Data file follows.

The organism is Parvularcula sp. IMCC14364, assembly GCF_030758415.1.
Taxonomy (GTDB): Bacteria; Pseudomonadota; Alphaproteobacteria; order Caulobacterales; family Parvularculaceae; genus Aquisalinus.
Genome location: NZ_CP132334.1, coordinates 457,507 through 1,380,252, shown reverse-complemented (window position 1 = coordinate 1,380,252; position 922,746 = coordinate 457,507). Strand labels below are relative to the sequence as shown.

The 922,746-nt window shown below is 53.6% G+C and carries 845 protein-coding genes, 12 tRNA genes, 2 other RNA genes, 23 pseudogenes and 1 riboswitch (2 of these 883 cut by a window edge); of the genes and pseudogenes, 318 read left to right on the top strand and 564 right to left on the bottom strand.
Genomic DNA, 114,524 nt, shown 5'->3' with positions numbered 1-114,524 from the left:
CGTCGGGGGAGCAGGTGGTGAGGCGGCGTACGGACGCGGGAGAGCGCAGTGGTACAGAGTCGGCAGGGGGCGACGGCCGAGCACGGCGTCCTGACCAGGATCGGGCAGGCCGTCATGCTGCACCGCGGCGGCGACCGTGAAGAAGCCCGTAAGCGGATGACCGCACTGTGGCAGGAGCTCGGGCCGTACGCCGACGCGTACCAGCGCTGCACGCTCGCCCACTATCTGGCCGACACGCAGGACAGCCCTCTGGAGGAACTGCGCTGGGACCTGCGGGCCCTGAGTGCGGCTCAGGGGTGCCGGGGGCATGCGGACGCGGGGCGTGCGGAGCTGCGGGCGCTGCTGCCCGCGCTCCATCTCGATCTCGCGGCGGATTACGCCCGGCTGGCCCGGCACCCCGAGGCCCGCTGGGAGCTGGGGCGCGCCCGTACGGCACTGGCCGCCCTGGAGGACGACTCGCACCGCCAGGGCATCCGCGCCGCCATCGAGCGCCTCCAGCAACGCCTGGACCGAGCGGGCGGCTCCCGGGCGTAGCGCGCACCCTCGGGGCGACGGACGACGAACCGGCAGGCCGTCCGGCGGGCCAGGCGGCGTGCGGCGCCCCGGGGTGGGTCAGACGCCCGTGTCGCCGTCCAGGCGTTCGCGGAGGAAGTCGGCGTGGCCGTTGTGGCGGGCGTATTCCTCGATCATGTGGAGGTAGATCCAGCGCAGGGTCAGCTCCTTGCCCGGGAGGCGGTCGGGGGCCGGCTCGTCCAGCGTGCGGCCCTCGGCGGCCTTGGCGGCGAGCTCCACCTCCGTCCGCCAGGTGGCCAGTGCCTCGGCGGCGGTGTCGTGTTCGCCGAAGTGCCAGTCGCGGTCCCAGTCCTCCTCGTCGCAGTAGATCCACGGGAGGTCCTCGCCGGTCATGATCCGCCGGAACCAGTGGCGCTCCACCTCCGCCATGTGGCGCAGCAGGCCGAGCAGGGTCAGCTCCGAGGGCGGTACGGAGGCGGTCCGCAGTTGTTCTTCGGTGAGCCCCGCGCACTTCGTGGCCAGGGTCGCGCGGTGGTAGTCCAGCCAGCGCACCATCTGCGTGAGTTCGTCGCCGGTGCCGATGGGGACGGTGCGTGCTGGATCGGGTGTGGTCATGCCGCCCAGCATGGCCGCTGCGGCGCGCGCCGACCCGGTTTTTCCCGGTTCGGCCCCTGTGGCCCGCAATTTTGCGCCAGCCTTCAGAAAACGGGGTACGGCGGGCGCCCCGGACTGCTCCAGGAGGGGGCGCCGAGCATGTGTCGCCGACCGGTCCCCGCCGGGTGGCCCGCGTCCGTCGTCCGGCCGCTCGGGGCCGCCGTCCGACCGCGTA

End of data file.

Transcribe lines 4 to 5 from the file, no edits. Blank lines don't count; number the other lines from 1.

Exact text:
The 922,746-nt window shown below is 53.6% G+C and carries 845 protein-coding genes, 12 tRNA genes, 2 other RNA genes, 23 pseudogenes and 1 riboswitch (2 of these 883 cut by a window edge); of the genes and pseudogenes, 318 read left to right on the top strand and 564 right to left on the bottom strand.
Genomic DNA, 114,524 nt, shown 5'->3' with positions numbered 1-114,524 from the left: